By Kate Morgan, Founder and CEO of Boston Human Capital Partners and EO Boston member
By exploring the reasons people stay at companies, you’ll find a certain pattern. For instance, studies show that what keeps people in their roles is continued learning and the knowledge that they are integral to the organization. This is critical when we think of building high-performing teams. When it comes to managing people, it really is a balancing act; give them too much, they become overwhelmed and provide too little they feel trivialized.
How and who are you hiring?
The first thing you have to look at when building high-performance teams is the hiring practice. Companies that are willing to take risks on hires, by swapping out experience for really smart people who want to get stuff done, tend to do better than those organizations that wait for the exact experience match. By hiring someone who is less experienced, but has proven themselves as having a “high need to achieve,” you give that person the opportunity to continue growing their careers and positively improves your retention. I’m also a big advocate that companies should hire for diversity; bringing together people who don’t have common backgrounds allows for a variety of perspectives that will give your organization greater depth.
Who is leading these teams?
High-performing teams need high-performing leaders: having strong leaders that are clear and concise in their message is imperative. They are direct with their intentions and act on them. They also know when to expose vulnerabilities appropriately to maintain their human side, but they don’t go to a point where they’re displaying insecurities. The difference is very subtle – saying, “I’m human,” is very different from saying, “I’m afraid of failure.” They are also able to create meaningful dialog that keep employees feeling integral to the operation. Since having a dialogue means communication flow from both sides, leaders have an opportunity to learn more about their employees and what is meaningful to them in their work.
Leaders who manage high-performing employees are also mindful of potential glass ceilings, and they look to open new opportunities to help keep employees engaged. High-performing leaders also know when to recognize efforts and when not to – overindulging an employee with compliments can devalue praise when they should really count.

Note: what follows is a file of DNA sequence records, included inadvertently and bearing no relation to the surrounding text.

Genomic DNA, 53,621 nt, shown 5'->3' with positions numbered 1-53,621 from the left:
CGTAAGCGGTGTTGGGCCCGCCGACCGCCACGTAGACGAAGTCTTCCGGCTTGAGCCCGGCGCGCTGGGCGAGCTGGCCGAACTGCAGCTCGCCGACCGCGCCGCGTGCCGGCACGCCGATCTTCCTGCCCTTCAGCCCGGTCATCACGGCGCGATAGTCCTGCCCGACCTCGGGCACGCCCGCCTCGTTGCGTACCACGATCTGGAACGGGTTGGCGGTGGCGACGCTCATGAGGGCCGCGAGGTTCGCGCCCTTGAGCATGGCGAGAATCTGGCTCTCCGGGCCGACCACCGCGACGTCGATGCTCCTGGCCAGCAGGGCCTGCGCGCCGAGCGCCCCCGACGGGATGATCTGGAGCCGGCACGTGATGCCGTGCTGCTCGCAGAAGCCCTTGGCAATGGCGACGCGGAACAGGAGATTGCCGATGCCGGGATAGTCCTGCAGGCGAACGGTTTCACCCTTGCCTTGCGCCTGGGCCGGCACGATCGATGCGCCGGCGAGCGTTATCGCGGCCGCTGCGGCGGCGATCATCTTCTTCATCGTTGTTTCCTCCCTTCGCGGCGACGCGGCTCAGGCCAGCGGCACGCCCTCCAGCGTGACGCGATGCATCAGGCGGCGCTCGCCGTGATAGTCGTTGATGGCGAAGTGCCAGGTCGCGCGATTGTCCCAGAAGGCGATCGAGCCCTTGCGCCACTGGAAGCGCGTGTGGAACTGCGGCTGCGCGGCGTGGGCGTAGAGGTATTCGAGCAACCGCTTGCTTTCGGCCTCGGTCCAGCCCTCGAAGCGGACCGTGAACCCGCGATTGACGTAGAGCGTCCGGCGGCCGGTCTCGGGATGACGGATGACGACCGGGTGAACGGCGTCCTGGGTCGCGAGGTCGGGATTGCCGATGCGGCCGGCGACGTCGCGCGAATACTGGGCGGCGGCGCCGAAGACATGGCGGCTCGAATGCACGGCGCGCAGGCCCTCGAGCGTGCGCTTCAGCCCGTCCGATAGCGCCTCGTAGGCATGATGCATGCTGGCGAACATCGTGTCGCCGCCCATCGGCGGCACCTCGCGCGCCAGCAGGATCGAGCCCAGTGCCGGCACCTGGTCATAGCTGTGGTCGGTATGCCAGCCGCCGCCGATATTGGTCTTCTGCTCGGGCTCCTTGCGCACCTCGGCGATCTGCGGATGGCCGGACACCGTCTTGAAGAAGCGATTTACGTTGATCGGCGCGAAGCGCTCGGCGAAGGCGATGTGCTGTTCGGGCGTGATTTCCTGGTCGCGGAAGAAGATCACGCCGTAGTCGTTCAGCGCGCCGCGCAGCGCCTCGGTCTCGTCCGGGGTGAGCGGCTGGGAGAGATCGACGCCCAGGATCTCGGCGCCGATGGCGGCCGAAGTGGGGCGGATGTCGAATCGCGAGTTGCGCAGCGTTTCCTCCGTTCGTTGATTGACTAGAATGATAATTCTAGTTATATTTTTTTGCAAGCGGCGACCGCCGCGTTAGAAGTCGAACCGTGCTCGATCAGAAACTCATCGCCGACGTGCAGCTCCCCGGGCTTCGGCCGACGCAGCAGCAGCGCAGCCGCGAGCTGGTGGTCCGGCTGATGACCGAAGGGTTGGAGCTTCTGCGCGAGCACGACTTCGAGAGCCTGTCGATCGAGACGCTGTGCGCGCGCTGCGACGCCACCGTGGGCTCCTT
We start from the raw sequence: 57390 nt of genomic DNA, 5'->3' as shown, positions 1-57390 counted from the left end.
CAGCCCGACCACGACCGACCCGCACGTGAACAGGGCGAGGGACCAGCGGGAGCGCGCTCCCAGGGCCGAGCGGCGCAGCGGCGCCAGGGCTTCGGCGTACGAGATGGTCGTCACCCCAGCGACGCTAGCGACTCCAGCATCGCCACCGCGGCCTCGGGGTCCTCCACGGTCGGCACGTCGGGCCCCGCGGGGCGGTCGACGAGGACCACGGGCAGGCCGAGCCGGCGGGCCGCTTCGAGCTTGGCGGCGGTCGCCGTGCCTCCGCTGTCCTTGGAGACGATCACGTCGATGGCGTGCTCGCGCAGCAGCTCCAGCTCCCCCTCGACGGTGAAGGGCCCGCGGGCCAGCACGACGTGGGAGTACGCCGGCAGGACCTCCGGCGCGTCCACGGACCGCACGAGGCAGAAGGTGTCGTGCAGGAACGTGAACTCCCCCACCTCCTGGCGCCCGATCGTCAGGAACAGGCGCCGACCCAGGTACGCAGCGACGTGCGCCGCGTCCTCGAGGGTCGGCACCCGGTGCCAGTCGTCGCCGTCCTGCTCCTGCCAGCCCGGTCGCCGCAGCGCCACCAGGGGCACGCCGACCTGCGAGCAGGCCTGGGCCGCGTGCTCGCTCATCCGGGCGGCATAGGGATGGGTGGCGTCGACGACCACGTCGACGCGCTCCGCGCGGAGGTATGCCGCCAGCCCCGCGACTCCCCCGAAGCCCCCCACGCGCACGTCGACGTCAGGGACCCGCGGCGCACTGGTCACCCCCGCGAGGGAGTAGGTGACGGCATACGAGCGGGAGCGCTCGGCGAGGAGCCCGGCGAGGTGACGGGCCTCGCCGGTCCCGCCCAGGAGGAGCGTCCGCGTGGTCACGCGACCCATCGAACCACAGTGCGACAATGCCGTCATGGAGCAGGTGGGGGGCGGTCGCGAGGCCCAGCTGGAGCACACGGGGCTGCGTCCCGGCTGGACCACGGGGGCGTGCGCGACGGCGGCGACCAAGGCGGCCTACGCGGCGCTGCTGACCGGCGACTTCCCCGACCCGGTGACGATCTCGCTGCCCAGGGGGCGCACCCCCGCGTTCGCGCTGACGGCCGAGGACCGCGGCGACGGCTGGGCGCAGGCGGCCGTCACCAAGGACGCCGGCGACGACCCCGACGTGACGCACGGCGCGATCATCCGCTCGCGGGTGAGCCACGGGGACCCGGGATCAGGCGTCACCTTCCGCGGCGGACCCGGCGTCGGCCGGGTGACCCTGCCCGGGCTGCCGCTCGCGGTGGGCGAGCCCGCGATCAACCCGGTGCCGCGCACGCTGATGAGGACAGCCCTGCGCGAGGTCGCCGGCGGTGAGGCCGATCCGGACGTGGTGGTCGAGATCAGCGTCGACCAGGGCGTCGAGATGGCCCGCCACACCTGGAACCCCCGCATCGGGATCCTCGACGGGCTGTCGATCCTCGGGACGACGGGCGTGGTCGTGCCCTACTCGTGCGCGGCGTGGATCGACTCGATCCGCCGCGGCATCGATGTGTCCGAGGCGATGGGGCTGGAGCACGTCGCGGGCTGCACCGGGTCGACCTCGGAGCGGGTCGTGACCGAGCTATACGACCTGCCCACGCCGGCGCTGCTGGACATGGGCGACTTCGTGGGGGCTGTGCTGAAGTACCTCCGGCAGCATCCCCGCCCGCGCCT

What are your group goals achieving?
Another key area for high-performing teams is to not only set individual goals, but group goals for which the team can feel responsible for. Having a team goal helps provide a shared outcome that they feel not only good about on an individual basis, but as a unit. Creating a mission-driven team is particularly critical in my organization. If one person is great and the others are mediocre, no one wins. I have a simple rule that everyone has to look like a rock star to our clients. We spend a lot of time behind the scenes making sure everyone is feeling rewarded when they’re working together for the higher-level purpose of the organization.
How do you manage weak links and high-performers?
With high-performing teams, a leader needs to be able to identify weak links and cut them loose quickly. Those employees who do not embrace an opportunity to prove themselves, or share the desire to see our company succeed, need to be dealt with immediately. An organization is much like a car, if your engine isn’t firing on all cylinders, the overall performance is directly impacted. You and the team can’t carry the burden as it draws on everyone. I expose the weak links by stack ranking my employees. We provide a monthly report that we share with the team so everyone is aware of where they stand. This has been an incredible and highly-effective tool. Because we have hired people with high-need-to-achieve personality traits, they want to know where they stand and steps they need to take to win. Every year, I take our high performers on a club trip as a reward. It’s not cheap, but they need to know that I recognize their efforts.
Kate Morgan is Founder and CEO of Boston Human Capital Partners, an innovative recruiting management consulting firm that specializes in rapid talent growth strategies for technology start-ups at all organizational levels.